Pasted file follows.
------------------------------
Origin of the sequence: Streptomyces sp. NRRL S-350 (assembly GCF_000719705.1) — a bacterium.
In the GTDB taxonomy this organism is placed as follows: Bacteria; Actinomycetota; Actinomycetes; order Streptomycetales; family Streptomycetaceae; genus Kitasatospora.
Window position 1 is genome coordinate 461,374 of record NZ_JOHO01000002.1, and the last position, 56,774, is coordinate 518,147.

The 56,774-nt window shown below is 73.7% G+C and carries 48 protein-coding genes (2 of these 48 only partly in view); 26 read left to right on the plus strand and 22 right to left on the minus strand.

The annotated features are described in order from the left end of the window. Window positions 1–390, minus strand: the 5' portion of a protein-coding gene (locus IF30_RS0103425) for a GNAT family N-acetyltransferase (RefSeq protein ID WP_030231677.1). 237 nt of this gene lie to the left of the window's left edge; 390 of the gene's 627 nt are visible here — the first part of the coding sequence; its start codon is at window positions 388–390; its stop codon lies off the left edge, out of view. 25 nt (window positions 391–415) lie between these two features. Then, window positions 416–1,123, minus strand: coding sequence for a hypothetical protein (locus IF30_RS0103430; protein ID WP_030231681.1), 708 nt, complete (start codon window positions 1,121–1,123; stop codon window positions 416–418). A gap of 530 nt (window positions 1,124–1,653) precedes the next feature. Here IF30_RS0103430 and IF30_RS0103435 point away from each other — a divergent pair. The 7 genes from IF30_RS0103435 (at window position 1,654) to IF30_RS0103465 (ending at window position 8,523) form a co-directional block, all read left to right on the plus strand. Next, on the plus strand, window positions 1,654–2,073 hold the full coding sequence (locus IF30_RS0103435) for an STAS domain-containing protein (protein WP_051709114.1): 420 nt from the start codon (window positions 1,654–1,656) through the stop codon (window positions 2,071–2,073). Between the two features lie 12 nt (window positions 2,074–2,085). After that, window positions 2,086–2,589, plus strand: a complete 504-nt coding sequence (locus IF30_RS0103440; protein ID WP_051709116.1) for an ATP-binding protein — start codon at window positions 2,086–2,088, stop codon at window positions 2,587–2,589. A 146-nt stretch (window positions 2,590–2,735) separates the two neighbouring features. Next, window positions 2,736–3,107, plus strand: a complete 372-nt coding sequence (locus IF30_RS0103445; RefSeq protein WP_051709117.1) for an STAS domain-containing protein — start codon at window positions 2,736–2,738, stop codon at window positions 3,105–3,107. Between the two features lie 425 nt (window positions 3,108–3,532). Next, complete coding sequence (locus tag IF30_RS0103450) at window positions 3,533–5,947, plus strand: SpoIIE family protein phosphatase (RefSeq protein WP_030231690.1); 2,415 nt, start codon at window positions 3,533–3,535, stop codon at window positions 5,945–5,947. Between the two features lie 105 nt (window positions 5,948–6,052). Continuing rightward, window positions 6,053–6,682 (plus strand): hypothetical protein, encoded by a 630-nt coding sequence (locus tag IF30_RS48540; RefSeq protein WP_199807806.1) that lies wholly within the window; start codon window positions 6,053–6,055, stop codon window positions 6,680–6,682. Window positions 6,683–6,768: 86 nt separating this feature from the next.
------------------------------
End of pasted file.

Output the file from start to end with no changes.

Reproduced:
Origin of the sequence: Streptomyces sp. NRRL S-350 (assembly GCF_000719705.1) — a bacterium.
In the GTDB taxonomy this organism is placed as follows: Bacteria; Actinomycetota; Actinomycetes; order Streptomycetales; family Streptomycetaceae; genus Kitasatospora.
Window position 1 is genome coordinate 461,374 of record NZ_JOHO01000002.1, and the last position, 56,774, is coordinate 518,147.

The 56,774-nt window shown below is 73.7% G+C and carries 48 protein-coding genes (2 of these 48 only partly in view); 26 read left to right on the plus strand and 22 right to left on the minus strand.

The annotated features are described in order from the left end of the window. Window positions 1–390, minus strand: the 5' portion of a protein-coding gene (locus IF30_RS0103425) for a GNAT family N-acetyltransferase (RefSeq protein ID WP_030231677.1). 237 nt of this gene lie to the left of the window's left edge; 390 of the gene's 627 nt are visible here — the first part of the coding sequence; its start codon is at window positions 388–390; its stop codon lies off the left edge, out of view. 25 nt (window positions 391–415) lie between these two features. Then, window positions 416–1,123, minus strand: coding sequence for a hypothetical protein (locus IF30_RS0103430; protein ID WP_030231681.1), 708 nt, complete (start codon window positions 1,121–1,123; stop codon window positions 416–418). A gap of 530 nt (window positions 1,124–1,653) precedes the next feature. Here IF30_RS0103430 and IF30_RS0103435 point away from each other — a divergent pair. The 7 genes from IF30_RS0103435 (at window position 1,654) to IF30_RS0103465 (ending at window position 8,523) form a co-directional block, all read left to right on the plus strand. Next, on the plus strand, window positions 1,654–2,073 hold the full coding sequence (locus IF30_RS0103435) for an STAS domain-containing protein (protein WP_051709114.1): 420 nt from the start codon (window positions 1,654–1,656) through the stop codon (window positions 2,071–2,073). Between the two features lie 12 nt (window positions 2,074–2,085). After that, window positions 2,086–2,589, plus strand: a complete 504-nt coding sequence (locus IF30_RS0103440; protein ID WP_051709116.1) for an ATP-binding protein — start codon at window positions 2,086–2,088, stop codon at window positions 2,587–2,589. A 146-nt stretch (window positions 2,590–2,735) separates the two neighbouring features. Next, window positions 2,736–3,107, plus strand: a complete 372-nt coding sequence (locus IF30_RS0103445; RefSeq protein WP_051709117.1) for an STAS domain-containing protein — start codon at window positions 2,736–2,738, stop codon at window positions 3,105–3,107. Between the two features lie 425 nt (window positions 3,108–3,532). Next, complete coding sequence (locus tag IF30_RS0103450) at window positions 3,533–5,947, plus strand: SpoIIE family protein phosphatase (RefSeq protein WP_030231690.1); 2,415 nt, start codon at window positions 3,533–3,535, stop codon at window positions 5,945–5,947. Between the two features lie 105 nt (window positions 5,948–6,052). Continuing rightward, window positions 6,053–6,682 (plus strand): hypothetical protein, encoded by a 630-nt coding sequence (locus tag IF30_RS48540; RefSeq protein WP_199807806.1) that lies wholly within the window; start codon window positions 6,053–6,055, stop codon window positions 6,680–6,682. Window positions 6,683–6,768: 86 nt separating this feature from the next.